Thus far, the measures taken by the NBA to evaluate officials and reprimand them for poor performance is done entirely in secret, aside from the Last 2 Minutes report. And yet, the league will fine players and coaches for calling refs out – even on obvious missed calls – at the drop of a hat and without mercy. We never see the officials publicly reprimanded in this way. Why is that fair to the players and coaches who suffer from these missed calls? If the league wants to deal with officiating gaffes in private, do all of it in private. Because right now, the NBA is fining players and coaches for crucial missed calls, trying to put them out in the stocks of the public square and shame them into silence. All the while, the L2M report comes out and the league can essentially say, “oh yeah, we screwed that one up.” And the cycle continues. Nothing’s changing in this model. Fans, coaches, and players alike are all frustrated by officials continuing to blow games this way. It needs to stop. The NBA should handle all of it publicly or handle it privately. If Paul George is going to get fined six-figure amounts for officials missing key calls in an elimination game, Ed Malloy, Joey Crawford, and the lot should be publicly fined as well. Or, the league can handle this in a mature way and settle these disputes behind closed doors and actively work to improve the officiating.
5. Draconian measures
What if we got to put officials in the stocks for missed calls? Publicly make an example of them like how the league makes examples of players who criticize officials (even when they’re right). Perhaps you’re a fan of tarring and feathering? Maybe that one is too much.
6. More insight into officiating
Being an official of any sport at any level is difficult. It’s hard to remove one’s personal biases from everything they do; that’s part of being human. The well-officiated games are often overlooked, perhaps because of their rarity, and the avalanche of bad officiating over the years has bred a culture into fans that refs are the enemy of basketball. In fact, they are just as scrutinized, if not at times more so, as the players. Their job is difficult. The NBA should put some effort into ref education. If fans are more familiar with the challenges present to refs trying to officiate the world’s best basketball players playing at full-go night in and night out, it might soften the blow on the toxic culture fans have with officials. Something needs to be done to amend that relationship, in my opinion. Every sport at every level has its difficulties to officiate, but the relationship between fans and refs has escalated to levels bordering on toxic. Something needs to be done here to prevent further escalations.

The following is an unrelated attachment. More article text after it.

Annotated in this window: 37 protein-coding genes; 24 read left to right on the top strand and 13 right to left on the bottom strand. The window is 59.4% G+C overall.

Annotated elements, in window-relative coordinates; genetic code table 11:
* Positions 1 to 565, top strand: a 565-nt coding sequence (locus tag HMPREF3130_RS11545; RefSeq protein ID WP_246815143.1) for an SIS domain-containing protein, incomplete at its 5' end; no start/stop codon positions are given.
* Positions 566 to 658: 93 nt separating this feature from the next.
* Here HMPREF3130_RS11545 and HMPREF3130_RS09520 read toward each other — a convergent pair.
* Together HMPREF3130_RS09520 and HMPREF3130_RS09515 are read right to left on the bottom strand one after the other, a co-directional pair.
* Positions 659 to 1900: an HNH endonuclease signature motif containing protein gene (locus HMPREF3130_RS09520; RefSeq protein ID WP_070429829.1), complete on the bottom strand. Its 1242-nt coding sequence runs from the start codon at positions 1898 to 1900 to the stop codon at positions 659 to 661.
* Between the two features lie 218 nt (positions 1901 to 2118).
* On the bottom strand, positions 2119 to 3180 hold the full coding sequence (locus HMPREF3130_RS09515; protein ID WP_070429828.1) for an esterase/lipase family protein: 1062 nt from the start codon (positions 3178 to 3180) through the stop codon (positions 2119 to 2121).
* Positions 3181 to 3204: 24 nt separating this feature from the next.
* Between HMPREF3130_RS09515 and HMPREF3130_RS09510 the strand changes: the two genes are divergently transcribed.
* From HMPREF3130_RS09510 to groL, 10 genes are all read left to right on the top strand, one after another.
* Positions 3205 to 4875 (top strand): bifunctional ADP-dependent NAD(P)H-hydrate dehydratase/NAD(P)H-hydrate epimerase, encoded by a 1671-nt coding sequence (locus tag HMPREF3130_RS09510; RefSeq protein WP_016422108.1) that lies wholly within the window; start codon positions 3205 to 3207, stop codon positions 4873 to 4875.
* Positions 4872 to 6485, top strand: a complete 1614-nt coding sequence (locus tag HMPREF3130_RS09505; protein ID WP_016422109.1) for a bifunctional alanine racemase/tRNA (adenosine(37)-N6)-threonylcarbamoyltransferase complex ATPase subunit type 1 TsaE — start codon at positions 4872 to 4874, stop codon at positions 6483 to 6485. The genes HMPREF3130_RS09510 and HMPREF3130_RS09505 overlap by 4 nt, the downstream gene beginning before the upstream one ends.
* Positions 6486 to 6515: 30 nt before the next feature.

7. Get rid of the L2M Report
What good does the Last 2 Minutes Report actually do for the league? The same mistakes still happen night in and night out. Nothing seems to change for the most part. All the report does is give the NBA a sort of progressive way to tell the fans, “yeah, we screwed the pooch on that one.” Have you, dear reader, ever seen your team on the business end of a crucial missed call and felt any vindication when the league says, “whoops?” Publicly releasing the report does nothing but build more animosity towards the officials when they make these mistakes. More effort should be put behind closed doors to fix the league’s officiating woes. Do it in private. Stop releasing the L2M report, because it’s nothing more than shallow attempts at apology that fixes nothing.
Evan Watkins is a contributor at The Up&Under.